Green suggests that Canning relieve him of this burden by making an abstract of Indian affairs: “[w]ere official accounts of the events of this fortnight transmitted from Calcutta, Madras & Bombay to the Vice Consul at Suez, with orders to telegraph them immediately to me, I shld be in a position to forward them in anticipation of the regular Mail”. This absolves Green of the responsibility that’s bothering him: it’s also a sensible policy of informational discipline.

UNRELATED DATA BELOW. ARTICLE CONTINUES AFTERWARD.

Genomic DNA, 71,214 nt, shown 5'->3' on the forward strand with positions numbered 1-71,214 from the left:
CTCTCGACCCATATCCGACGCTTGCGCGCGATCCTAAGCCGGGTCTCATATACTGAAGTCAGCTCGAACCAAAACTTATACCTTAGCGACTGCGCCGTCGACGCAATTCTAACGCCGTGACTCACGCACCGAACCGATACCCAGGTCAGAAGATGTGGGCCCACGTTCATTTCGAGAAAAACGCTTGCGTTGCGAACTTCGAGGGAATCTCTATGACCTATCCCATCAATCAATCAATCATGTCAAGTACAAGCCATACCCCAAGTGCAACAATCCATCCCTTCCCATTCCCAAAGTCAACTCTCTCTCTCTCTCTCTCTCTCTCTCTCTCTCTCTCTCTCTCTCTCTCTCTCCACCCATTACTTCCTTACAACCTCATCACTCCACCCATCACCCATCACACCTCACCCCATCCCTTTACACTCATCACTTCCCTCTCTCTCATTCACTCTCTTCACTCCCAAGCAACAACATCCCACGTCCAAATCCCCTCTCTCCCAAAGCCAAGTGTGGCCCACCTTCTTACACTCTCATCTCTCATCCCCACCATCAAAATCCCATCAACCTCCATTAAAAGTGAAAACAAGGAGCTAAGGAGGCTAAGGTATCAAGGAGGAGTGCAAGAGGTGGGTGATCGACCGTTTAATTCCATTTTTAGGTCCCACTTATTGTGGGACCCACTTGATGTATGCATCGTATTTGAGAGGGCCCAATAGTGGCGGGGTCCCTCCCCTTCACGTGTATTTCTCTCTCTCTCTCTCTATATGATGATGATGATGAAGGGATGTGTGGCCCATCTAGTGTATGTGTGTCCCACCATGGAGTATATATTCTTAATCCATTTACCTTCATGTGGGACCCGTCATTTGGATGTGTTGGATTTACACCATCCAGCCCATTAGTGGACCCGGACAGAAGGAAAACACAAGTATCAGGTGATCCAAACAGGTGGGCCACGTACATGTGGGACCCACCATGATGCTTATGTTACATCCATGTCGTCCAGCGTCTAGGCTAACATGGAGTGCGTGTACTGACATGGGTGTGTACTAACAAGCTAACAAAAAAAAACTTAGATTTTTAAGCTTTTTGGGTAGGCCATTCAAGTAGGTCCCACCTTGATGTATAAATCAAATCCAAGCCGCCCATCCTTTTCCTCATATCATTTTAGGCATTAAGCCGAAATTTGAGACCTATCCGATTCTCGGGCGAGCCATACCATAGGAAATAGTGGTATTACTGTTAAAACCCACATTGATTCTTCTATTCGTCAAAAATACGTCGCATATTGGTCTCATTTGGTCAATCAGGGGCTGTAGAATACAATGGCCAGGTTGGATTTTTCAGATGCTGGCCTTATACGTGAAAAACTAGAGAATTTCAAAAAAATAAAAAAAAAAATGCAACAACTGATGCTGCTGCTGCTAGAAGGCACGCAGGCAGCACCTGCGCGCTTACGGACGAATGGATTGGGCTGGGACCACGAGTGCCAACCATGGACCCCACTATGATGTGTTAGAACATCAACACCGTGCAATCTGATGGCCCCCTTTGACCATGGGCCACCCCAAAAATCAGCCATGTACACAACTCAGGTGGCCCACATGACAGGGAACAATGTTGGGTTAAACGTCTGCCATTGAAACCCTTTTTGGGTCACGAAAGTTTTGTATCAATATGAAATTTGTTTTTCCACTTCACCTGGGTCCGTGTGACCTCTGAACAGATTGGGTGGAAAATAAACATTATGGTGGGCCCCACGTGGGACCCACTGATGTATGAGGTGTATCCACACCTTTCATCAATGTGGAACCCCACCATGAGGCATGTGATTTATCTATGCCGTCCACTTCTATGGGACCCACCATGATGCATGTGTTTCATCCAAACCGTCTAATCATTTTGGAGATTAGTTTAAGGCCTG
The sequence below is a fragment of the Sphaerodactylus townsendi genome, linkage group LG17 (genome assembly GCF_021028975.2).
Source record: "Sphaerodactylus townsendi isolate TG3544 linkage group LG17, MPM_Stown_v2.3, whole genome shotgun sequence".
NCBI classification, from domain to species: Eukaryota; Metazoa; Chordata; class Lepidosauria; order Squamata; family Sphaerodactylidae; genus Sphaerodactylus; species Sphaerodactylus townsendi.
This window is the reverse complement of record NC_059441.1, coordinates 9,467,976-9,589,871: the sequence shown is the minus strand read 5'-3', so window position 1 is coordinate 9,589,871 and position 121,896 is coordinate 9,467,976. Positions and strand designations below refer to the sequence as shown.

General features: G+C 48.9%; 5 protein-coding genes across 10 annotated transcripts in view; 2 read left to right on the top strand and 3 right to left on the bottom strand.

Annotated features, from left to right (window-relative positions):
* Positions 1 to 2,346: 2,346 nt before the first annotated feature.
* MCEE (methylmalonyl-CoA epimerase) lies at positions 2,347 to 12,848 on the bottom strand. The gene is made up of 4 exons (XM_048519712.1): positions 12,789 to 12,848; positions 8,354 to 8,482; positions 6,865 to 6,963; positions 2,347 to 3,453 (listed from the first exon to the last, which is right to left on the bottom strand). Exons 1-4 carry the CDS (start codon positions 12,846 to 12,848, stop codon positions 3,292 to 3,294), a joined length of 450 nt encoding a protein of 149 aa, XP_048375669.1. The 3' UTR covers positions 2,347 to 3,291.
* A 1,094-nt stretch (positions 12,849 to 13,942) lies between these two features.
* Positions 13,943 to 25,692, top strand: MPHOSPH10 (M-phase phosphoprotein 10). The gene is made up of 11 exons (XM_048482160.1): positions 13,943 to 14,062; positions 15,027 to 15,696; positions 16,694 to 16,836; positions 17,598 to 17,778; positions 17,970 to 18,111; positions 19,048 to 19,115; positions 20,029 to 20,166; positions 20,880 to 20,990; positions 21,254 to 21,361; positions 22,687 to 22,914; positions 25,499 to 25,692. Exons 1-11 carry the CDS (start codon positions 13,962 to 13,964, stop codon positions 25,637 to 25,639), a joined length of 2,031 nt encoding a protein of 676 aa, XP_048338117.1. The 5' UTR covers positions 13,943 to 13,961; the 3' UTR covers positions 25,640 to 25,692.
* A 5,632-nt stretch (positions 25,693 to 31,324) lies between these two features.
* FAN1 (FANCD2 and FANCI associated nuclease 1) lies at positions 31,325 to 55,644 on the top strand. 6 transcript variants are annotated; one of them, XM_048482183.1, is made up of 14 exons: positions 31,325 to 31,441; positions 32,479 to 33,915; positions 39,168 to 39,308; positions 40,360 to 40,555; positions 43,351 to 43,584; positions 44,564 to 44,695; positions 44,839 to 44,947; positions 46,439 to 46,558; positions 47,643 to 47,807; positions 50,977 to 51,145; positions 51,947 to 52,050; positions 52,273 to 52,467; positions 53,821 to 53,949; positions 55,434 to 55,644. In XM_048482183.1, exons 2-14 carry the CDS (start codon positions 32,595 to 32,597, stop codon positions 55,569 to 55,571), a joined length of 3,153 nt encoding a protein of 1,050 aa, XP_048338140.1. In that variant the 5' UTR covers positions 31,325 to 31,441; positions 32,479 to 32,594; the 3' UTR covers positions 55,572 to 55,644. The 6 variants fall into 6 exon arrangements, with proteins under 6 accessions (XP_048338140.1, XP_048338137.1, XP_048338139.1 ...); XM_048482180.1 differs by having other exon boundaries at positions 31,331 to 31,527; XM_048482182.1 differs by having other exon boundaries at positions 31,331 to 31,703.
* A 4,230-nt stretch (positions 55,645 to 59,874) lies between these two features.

The telegraph, too, throws up some interesting difficulties regarding informational security. Telegraph networks were still fragmentary at this point, so messages had to be forwarded from several waystations on the journey from India to Britain. Moreover, the lines themselves were owned by private companies and fell under the laws of the territories they crossed: some states, such as Austria (which telegrams from India had to cross if they went by the faster route of Trieste) didn’t allow cipher. Green is concerned that information transmitted across the Egyptian peninsular is liable to leak: “[i]n respect to anything of a more confidential nature, wch it wld not be desirable to telegraph thro’ Egypt, thus making it prematurely public, such intelligence might be sent by despatch to me, under cover to the Vice Consul at Suez, with instructions to forward it to me by the 1st express.”